Review: My Grandmother Sends Her Regards and Apologises by Fredrik Backman.


I was going to write this review immediately after finishing the last page of this novel but couldn’t. I wouldn’t have been able to string two sentences together, let along see my computer screen through my teary eyes. So here’s the disclaimer: I know I’m gushing, I know. But just bear with me.

Spoiler Free Review

Title: My Grandmother Sends Her Regards and Apologises (also called My Grandmother Sent Me to Tell You She’s Sorry in other editions).

Author: Fredrik Backman

Published: In 2015 by Spectre.

Pages: 342.

Some links: Goodreads and Amazon.

“No-one is braver and wyser and stronger than you. You are the best of us all. Grow up and be different.”

Meet Elsa, a seven – almost eight – year old, with a strong mind, kind heart and an unbelievable bond with her Grandmother. Together, they explore worlds of dreams and storytelling, and get into quite a lot of trouble. To Elsa, there is no-one better than her Grandmother – her Grandmother is a superhero. So when Granny gives Elsa a task – one she deems difficult and almost impossible – Elsa puts those thoughts aside and takes on the challenge: delivering apology letters to those her Grandmother has wronged in her lifetime. Whilst doing so, Elsa learns a lot about love, sacrifice and the origins of Granny’s stories.

I was first drawn into this story by the wacky title, as I am a sucker for books with strange names. I stayed, however, for the heart of the story, and how lovable the characters were. Each of the people Elsa encounters is real: there’s no other way to put it. They are people you recognise in the street, people who live next door to you – their ways and personalities and life-stories are ones you’ve heard before, and that makes them even more meaningful and endearing. Elsa, our main character, reminded me of the many strong-willed girls I have come across in my classroom – she knows what is right (in her mind), knows what she wants and she’ll get it, using her charm and inquisitive nature to help her. She’s also a very perceptive character, understanding about the struggles of her neighbours and the intricacies of life – and that was refreshing in this read, I found, as it was not adults uncovering the “truths” of life, it was our seven year old hero.

The plot moved quickly, and given how invested I was in those characters, I flew through the read without wanting to stop for a breath. It took on a mystery vibe as you, along with Elsa, uncover what has happened in the other characters lives – in particular that of her hero, her Granny. I wanted to know more, wanted more to be uncovered. And more than anything, I wanted Elsa to gain the experience, knowledge and closure that her little heart so desperately wanted. I wanted that for her. It’s important to note that this book does deal with themes of death and grief (it’s not a spoiler to say so) but these themes are dealt with gently and softly, making even more of an impact. It definitely tugs at the heartstrings and for me, brought up feelings and thoughts of those I had lost. Believe me, the tears were very real.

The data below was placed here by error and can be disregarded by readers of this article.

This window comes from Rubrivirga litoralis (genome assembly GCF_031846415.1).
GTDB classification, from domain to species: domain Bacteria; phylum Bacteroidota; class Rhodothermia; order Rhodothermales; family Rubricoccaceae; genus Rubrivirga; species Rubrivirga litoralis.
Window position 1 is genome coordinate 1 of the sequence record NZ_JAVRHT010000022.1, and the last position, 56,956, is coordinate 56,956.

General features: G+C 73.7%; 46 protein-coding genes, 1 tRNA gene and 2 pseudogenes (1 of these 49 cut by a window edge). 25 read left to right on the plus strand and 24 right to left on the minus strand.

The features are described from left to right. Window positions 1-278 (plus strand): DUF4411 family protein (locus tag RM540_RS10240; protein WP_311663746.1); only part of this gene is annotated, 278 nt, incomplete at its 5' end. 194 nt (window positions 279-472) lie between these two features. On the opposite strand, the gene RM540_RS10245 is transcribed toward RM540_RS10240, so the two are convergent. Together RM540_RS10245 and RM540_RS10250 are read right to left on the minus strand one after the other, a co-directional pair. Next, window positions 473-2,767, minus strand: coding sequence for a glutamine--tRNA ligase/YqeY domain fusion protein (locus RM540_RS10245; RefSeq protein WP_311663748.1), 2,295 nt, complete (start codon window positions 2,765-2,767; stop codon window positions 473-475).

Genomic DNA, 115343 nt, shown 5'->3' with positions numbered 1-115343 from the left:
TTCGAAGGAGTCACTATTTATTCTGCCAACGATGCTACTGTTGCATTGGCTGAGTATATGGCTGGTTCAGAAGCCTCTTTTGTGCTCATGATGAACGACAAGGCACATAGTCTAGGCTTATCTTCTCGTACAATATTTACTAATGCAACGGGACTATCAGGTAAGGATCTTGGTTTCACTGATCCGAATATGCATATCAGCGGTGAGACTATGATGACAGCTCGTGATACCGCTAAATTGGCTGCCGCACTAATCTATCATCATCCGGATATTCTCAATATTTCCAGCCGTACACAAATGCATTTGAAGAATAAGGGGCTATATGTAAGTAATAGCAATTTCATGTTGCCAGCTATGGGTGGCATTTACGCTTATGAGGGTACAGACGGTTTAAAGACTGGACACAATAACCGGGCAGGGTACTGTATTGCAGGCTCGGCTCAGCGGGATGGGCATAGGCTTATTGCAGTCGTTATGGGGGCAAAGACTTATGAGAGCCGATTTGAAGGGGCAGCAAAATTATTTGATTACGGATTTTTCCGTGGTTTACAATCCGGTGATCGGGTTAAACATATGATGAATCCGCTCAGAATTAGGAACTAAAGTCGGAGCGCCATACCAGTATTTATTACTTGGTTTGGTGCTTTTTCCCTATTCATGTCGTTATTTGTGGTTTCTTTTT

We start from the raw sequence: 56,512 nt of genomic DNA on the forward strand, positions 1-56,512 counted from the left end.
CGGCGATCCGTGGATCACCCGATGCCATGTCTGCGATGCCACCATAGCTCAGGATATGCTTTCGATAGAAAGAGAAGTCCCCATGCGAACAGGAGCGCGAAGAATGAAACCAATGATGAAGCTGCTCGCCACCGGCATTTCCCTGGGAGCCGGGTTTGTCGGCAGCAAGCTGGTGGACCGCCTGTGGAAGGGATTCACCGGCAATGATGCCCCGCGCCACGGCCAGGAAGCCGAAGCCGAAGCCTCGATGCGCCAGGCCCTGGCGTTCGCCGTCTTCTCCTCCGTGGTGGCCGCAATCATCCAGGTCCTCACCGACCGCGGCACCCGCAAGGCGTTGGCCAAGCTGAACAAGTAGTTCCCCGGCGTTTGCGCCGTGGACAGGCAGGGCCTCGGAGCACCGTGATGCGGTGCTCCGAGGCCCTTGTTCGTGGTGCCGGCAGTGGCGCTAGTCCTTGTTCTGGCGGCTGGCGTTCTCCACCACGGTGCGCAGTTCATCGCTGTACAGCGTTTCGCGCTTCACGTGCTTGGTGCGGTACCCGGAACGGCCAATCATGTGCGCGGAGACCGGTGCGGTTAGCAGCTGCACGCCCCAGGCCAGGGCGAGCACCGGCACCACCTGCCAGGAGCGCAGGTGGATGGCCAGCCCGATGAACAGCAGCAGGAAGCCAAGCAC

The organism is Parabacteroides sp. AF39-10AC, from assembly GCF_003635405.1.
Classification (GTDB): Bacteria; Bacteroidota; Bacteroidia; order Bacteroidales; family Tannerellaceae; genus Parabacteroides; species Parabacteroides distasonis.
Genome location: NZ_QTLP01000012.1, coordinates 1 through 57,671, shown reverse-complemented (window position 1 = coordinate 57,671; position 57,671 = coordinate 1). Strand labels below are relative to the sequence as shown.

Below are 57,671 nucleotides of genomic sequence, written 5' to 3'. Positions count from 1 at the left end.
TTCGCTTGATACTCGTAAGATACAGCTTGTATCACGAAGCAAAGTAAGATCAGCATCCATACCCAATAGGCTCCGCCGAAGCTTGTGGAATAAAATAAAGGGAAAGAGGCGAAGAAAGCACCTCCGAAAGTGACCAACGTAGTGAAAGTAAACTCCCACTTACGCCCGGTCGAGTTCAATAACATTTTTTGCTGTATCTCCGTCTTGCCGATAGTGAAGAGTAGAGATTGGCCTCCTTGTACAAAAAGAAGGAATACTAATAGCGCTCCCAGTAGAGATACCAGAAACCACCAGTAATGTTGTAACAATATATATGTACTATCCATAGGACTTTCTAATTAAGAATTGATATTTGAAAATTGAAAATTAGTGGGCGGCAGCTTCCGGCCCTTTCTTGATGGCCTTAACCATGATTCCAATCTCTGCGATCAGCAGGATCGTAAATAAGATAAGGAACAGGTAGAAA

Someone, when talking about this book and saying I was going to read it soon, replied that it would probably make more of an impact because I was a girl who has a strong relationship with her grandmother. Having read this, I agree and disagree. It was hard not to see the similarities between my relationship with my grandmother, and the one between Elsa and Granny. We insert ourselves into the stories we read and it makes them more meaningful. However, more than anything else, this is a story about a bond between two individuals, and how learning more about someone only strengthens that bond. Therefore, I would recommend this book to anyone – it was funny (I work with seven and eight year olds daily and what comes out of their mouths sometimes is downright hilarious!), it was heartfelt; it was an emotional roller coaster and I am so glad I have taken this ride. This will be a reread in years to come, I’m sure of it.

Rating: 5 out of 5 stars!


Backman also has a previous novel, A Man Called Ove, which I’ll definitely be picking up soon. There is also a new novel focussing on one of the secondary characters in this novel, Britt Marie, which could be an interesting read too.

If any of you have the chance to pick this up and read this soon, do it. You honestly won’t regret it.


15 thoughts on “Review: My Grandmother Sends Her Regards and Apologises by Fredrik Backman.

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